Public Transport Victoria forum hears call for more Maryborough train services
State Government Commits to Developing Rail Infrastructure for Victoria
Horsham residents to be quizzed about future use of dormant rail corridor land
No choppers here: Malcolm Turnbull takes the train to Geelong
Opposition Leader Matthew Guy backs Melbourne Airport rail link
Jail time for train threats to Vline Staff
Premier Daniel Andrews hears efforts to address Central Goldfields disadvantage, push for more Maryborough trains
The Inland Rail Link Melbourne to Brisbane a Similar Case as the RAA's Bendigo - Geelong Rail Link
North-West Rail Alliance urges more council support amid push for return of Mildura passenger rail
Grampians Rail Trail: Shire calls for community to step up and manage facility
A multibillion-dollar airport rail plan being considered by the state and federal governments was rejected four years ago by Victorian bureaucrats because it would starve booming suburbs in Melbourne’s west of desperately needed train services.
Premier Daniel Andrews and Prime Minister Scott Morrison are believed to be moving ahead with plans to announce the $8-$13 billion project, with sources saying a dedicated airport tunnel from the city to Sunshine is likely to be ditched.
Prime Minister Scott Morrison and Premier Daniel Andrews have vowed to co-operate on Melbourne's airport rail project.CREDIT:AAP
Instead, trains would be wedged on to congested tracks between the city and Sunshine and enter the CBD via the new $11 billion Metro Tunnel. A new track between Tullamarine and Sunshine would be built.
This is despite a state government promise to build "additional tracks" between the city and Sunshine, most probably through a tunnel – an upgrade that rail experts say is necessary for an efficient airport train service and fast trains to Geelong, Ballarat and Bendigo.
Lobby groups in Melbourne’s west are now warning this would be disastrous for commuters in the city’s fastest-growing region, who are already being squeezed on to overcrowded and infrequent V/Line services.
They say airport trains would clog any spare capacity in the Metro Tunnel for extra Sunbury and Melton trains, while Wyndham Vale services would also suffer.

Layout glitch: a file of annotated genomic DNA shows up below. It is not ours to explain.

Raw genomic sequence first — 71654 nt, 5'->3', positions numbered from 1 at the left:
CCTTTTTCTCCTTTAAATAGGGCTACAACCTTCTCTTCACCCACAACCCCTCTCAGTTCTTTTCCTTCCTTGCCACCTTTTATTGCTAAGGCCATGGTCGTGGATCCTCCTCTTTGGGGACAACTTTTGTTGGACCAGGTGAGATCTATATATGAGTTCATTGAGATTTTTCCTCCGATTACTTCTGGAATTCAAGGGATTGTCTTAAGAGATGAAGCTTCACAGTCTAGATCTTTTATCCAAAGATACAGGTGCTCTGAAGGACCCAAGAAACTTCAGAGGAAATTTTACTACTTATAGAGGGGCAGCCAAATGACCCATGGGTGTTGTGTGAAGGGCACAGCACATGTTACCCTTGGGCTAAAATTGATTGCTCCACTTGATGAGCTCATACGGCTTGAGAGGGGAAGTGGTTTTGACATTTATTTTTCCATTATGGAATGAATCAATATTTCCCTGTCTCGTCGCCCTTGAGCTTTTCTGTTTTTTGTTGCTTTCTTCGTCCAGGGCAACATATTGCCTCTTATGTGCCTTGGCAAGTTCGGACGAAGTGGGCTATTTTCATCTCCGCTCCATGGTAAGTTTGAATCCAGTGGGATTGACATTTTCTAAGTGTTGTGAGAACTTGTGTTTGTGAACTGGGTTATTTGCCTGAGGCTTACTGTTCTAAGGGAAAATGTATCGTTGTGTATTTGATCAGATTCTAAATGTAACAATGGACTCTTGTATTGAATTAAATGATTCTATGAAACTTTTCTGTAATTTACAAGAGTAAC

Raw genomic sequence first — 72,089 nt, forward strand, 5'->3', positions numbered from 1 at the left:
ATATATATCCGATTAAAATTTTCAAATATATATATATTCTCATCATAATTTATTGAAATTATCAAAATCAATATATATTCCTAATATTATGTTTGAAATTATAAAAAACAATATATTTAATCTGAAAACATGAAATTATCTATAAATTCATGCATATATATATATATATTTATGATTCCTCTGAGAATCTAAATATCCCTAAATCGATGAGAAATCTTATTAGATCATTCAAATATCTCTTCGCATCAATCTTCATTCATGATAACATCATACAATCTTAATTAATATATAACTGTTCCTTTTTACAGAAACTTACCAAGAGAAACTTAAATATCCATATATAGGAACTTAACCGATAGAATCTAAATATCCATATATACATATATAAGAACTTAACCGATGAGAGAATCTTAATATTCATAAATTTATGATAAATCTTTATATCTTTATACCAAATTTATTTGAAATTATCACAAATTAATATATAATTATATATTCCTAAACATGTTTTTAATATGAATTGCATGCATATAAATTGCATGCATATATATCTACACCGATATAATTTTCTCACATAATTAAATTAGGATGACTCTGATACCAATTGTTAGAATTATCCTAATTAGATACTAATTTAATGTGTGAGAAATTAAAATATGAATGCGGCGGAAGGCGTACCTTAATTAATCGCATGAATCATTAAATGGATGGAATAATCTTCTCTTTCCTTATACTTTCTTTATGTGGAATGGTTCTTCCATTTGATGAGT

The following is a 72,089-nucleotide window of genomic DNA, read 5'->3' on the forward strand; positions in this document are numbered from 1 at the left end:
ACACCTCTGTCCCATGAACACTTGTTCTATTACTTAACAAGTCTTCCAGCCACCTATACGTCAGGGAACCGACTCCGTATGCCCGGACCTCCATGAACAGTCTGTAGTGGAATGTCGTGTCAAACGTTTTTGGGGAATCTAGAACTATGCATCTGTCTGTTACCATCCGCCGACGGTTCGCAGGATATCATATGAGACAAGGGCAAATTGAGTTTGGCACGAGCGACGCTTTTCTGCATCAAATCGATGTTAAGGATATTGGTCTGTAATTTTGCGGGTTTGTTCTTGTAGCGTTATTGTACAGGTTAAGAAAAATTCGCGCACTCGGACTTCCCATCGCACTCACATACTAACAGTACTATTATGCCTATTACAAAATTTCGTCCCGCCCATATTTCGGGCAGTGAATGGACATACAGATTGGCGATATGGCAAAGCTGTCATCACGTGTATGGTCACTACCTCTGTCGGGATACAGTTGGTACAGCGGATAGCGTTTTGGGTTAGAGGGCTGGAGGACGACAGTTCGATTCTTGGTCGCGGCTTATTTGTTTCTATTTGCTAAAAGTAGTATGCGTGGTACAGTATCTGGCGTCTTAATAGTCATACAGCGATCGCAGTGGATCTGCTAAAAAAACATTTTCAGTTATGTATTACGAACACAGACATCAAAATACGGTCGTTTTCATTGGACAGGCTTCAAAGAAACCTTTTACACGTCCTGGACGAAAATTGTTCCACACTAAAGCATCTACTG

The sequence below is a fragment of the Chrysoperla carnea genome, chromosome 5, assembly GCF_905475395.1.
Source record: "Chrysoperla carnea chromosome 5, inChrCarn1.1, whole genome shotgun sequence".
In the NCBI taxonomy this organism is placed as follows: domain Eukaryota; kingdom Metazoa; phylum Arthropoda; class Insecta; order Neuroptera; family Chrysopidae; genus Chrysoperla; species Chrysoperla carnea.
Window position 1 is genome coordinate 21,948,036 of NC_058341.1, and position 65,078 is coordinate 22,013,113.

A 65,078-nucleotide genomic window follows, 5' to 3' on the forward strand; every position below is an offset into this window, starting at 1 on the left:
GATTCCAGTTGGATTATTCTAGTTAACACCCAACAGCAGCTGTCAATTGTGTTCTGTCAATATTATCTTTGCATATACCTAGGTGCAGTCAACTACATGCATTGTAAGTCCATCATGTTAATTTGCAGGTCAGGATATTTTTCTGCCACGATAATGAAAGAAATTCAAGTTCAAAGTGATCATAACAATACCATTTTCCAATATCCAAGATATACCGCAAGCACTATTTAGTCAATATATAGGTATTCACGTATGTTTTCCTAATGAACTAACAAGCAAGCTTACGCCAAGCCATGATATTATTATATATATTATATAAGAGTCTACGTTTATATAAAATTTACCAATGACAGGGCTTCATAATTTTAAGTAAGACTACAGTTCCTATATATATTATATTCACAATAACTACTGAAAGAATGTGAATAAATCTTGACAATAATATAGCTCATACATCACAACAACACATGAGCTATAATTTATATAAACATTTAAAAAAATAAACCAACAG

The state and federal governments have each pledged $5 billion for the airport rail project, which is set to open in 2027. A private consortium has offered to chip in $5 billion to build a 7-kilometre tunnel from Southern Cross to West Footscray.
In a bid to reduce project costs and get an airport rail link built fast, the federal and state governments appear to be reviving an old plan to run airport trains through the Metro Tunnel – an option that was ditched by state rail planners in 2016.
The 2016 Metro Tunnel business case rejected a 2012 Public Transport Victoria plan to run six airport trains an hour through the Metro Tunnel.
This decision was made to create space for an extra three Melton services and two Sunbury services an hour through the tunnel, in the wake of runaway growth in Melbourne's west and north-west.
All up, Melton would get nine services an hour and Sunbury would have 14. The Metro Tunnel would have a maximum capacity of 23 trains an hour, leaving no room for airport trains.
Future links to Melbourne Airport and Rowville could be possible as part of the Metro Tunnel, the business case found, but these options would require “a complete new network (likely including long tunnels back to central Melbourne) rather than making use of existing tracks".
The current proposal to run airport trains along existing tracks and via the new Metro Tunnel would reduce the number of Melton or Sunbury trains, with Melton believed to be more likely.
The Rail Futures Institute estimates that by the time the Metro Tunnel opens in 2025, Melton would probably end up with just three trains an hour – or one every 20 minutes – which is no different from the current situation. This could be increased down the track to six services an hour, once the tunnel is at full capacity.
This article first appeared on www.theage.com.au
About this website
Railpage version 3.10.0.0037
All logos and trademarks in this site are property of their respective owner. The comments are property of their posters, all the rest is © 2003-2020 Interactive Omnimedia Pty Ltd.
You can syndicate our news using one of the RSS feeds.